Regarding sex differences, subsequent ANOVAs revealed that the mean score for girls in the community sample was higher for empathy compared to boys (Mcom girls = 3.46, Mcom boys = 3.11, F (1140) = 13.98, p < 0.000, η2 = 0.09). In the institutionalised sample, girls scored higher than boys for cooperation and communication (Minst girls = 3.10, Minst boys = 2.60, F (1124) =17.53, p < 0.000, η2 = 0.12), empathy (Minst girls = 3.30, Minst boys = 2.70, F (1124) = 25.26, p < 0.000, η2 = 0.17), and goals and aspirations (Minst girls = 3.22, Minst boys =2.81, F (1124) = 10.26, p < 0.002, η2 = 0.08).

4. Discussion

4.1. Relations between Psychological Distress and Resilience Assets

As grounded in previous empirical research [41], institutionalised teenagers experienced significantly more psychopathological problems when compared to those living with family. Moreover, they reported the presence of fewer resilience resources, which constitute a set of internal resources that are protective from involvement in a maladaptive life course. These resources are cooperation and communication with others, perceived self-efficacy to deal with adversity, empathy towards others’ feelings and experiences, and the ability to dream or make plans (goals and aspirations), when compared with adolescents living with family.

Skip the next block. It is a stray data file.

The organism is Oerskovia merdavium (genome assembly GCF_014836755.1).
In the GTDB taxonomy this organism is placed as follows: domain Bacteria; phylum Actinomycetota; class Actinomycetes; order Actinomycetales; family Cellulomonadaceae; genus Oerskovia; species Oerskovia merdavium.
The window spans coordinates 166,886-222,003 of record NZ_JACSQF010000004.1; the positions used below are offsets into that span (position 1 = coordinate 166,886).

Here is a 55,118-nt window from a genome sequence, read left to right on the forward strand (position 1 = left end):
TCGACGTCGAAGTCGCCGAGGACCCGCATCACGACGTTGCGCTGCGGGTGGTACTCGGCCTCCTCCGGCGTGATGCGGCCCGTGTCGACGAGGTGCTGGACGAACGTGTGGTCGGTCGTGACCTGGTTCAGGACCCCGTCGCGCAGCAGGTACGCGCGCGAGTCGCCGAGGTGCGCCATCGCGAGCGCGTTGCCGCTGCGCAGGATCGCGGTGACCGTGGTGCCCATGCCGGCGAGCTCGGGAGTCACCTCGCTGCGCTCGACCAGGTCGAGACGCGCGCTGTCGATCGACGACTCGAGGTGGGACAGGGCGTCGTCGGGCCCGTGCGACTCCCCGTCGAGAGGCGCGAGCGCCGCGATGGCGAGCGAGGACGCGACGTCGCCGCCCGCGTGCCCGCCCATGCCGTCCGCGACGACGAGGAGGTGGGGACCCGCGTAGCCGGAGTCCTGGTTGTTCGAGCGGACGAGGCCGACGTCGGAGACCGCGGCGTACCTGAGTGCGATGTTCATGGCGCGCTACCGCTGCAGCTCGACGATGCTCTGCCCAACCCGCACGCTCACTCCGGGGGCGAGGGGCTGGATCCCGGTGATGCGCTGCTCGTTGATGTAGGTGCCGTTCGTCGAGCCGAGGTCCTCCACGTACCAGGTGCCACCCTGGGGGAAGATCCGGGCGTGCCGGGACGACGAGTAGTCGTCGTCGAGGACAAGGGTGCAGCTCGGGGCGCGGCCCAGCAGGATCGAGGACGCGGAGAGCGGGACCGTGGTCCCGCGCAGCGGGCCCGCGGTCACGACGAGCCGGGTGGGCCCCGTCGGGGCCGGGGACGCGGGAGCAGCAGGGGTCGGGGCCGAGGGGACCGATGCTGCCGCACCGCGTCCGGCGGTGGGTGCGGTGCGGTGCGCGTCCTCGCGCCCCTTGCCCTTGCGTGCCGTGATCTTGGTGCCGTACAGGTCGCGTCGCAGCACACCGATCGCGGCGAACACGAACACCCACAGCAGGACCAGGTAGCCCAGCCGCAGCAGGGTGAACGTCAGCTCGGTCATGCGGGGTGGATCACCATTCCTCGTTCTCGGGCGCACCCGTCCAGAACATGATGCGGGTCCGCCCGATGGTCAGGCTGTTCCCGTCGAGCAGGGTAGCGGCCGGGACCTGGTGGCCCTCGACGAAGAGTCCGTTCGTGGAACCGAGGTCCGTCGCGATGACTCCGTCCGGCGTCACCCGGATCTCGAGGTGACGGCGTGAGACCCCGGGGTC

The results in the present study indicate an inverse and significant relationship between psychological distress evaluated by BSI and the internal resilience assets, measured by HKRAM in the adolescents, regardless of their rearing situation. More specifically, self-efficacy and self-awareness were significantly related to psychopathological symptoms in the community sample. Additionally, children in family care who reported higher levels of psychopathological symptoms tended to report themselves as less competent (self-efficacy) and as less self-aware. A previous study by Shibue and Kasai [42] with youth found an inverse relationship between a secure attachment style and resilience levels. Moreover, Galatzer-Levy and Bonanno [43] found significant relations between an anxious attachment style and psychological distress in the same population. This suggests that resilience assets and psychopathological problems may have common mechanisms in their genesis, such as family disfunction or poor quality of the parent–child relationship [10].
In the analysis of children under institutional care, empathy was the only internal asset which was significantly and inversely correlated with psychological distress. It is well known that a lack of empathy translates into a higher difficulty in understanding and caring about another’s experiences and feelings. The relationship between resilience and well-being is influenced by factors such as emotional regulation, adaptive coping strategies, and social skills [35]. Because these characteristics were not directly evaluated in this study, we can only hypothesise about their impact on the way the adolescents express the capability of being empathic to others. According to Fonagy and Allisson [44], secure attachment experiences are fundamental to the formation of empathy—that is, the ability to consider another person’s point of view as reliable, generalisable, and relevant to one’s self.